This aims to provide a short guide to the faculty procedure for busy people who would rather be doing something else. A full explanation can be found here.
What on earth is a faculty?
Put simply, it’s an official permission to make a physical alteration to your church.
And why do we need official permission?
The faculty process seeks to protect the heritage of the church for future generations whilst at the same time trying to balance the needs of Christian mission in the 21st century. The DAC and the Chancellor aim to act objectively on behalf of the church as a whole.
The National Assembly for Wales gives the church what’s called “the Ecclesiastical Exemption” which means that the church doesn’t have to go through the secular Listed Building Consent procedure when making alterations to churches. This freedom comes at a price though – we have to comply with a strict set of guidelines set out by government. This is the Faculty procedure. If we are seen to be avoiding or failing to implement this procedure then the church could lose the Exemption. This would not be good for a number of reasons but as this is the short guide we won’t go into it here.
Many church buildings are listed as being of special architectural or historic interest and changes to those buildings are controlled by CADW, on behalf of the National Assembly. CADW, the local authority and the appropriate National Amenity Societies (eg the Society for the Protection of Ancient Buildings) must be consulted before a faculty can be granted.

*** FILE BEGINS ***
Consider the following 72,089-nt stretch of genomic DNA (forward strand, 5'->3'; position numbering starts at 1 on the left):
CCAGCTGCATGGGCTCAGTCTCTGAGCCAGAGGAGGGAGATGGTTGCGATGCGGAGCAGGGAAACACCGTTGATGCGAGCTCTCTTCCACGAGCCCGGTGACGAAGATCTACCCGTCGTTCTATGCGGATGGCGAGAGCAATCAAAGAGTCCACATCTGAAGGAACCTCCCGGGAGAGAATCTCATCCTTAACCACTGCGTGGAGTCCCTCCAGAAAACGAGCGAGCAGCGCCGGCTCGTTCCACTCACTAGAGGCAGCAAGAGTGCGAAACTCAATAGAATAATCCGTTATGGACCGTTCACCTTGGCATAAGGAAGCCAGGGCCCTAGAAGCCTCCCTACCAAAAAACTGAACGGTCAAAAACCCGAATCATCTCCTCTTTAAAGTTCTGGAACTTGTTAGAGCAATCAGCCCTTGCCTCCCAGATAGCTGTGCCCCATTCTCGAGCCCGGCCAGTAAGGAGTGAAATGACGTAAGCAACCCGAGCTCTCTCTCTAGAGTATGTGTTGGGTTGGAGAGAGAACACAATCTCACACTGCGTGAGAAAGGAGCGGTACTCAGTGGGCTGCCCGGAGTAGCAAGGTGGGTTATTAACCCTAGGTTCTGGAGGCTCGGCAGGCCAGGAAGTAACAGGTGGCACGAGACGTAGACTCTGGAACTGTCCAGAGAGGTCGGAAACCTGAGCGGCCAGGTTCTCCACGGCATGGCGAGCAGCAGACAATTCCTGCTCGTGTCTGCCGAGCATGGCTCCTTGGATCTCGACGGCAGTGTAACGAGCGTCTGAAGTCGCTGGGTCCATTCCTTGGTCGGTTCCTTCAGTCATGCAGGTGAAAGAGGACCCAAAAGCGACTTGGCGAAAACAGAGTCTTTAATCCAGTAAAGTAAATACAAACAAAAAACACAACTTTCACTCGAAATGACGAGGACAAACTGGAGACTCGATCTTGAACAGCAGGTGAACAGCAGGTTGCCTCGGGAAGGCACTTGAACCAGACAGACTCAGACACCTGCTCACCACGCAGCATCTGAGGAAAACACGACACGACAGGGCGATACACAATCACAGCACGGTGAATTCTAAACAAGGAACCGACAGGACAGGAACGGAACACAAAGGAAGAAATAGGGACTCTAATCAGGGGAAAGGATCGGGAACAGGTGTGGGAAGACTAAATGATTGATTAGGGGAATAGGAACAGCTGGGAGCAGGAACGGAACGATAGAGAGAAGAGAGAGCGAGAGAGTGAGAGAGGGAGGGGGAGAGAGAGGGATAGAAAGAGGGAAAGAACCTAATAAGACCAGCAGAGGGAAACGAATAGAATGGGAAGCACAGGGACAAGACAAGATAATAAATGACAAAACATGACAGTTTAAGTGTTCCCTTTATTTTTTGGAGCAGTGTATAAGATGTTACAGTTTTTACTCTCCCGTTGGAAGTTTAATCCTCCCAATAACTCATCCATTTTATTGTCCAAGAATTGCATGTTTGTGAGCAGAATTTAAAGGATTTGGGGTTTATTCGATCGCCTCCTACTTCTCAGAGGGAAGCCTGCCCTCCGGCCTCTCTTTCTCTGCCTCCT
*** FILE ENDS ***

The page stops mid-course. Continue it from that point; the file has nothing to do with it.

Someone I spoke to about faculties from another parish told me not to bother because it takes too long
It’s a common misconception that the faculty process is very slow and long-winded. In fact the majority of applications go through the committee process without a hitch. Unless the matter is controversial or complicated and if you provide sufficient information for the committee then there shouldn’t be a problem. So here are two reasons to get on and apply:
- The DAC members are there to help and encourage involvement at an early stage and can provide advice on your proposals. The Local Authority, CADW and the Amenity Societies will also need to be consulted in certain cases and their advice will also have to be taken into account. In the long run this might save both time and money.
- Incumbents and churchwardens are under a legal duty to comply with the statutory procedure so you may leave yourself open to paying the costs of any remedial work or court proceedings if you don’t apply.
So what’s the first step?
We suggest a conversation with the DAC Secretary or the Archdeacon who will be able to advise on the most effective way to proceed with your particular case. If may be necessary to complete a Statement of Need and Significance if the proposal requires.
Then you’ll need to submit:
- A Faculty application form which can be obtained from the Diocesan Office
- A copy of the completed Form 2 (this is the notice at the end of the Faculty form that must be displayed outside the church or in the church porch for 28 days)
- A copy of the PCC resolution agreeing to apply for a faculty or a signed declaration from the incumbent that s/he has seen the appropriate minute
- Digital photographs of the church context, and of anything proposed to be installed
- The architect’s and/or contractor’s specifications, schedules of work, plans, elevations and quotations as appropriate. Please note that a quinquennial inspection report is not sufficient and cannot be used.
Please note that if Form 1 is completed incorrectly and the relevant documentation is incomplete, the Parish will be advised of the missing information and the application will not be considered until this is received.
It is the Chancellor alone who may grant a faculty – the DAC may only recommend a proposal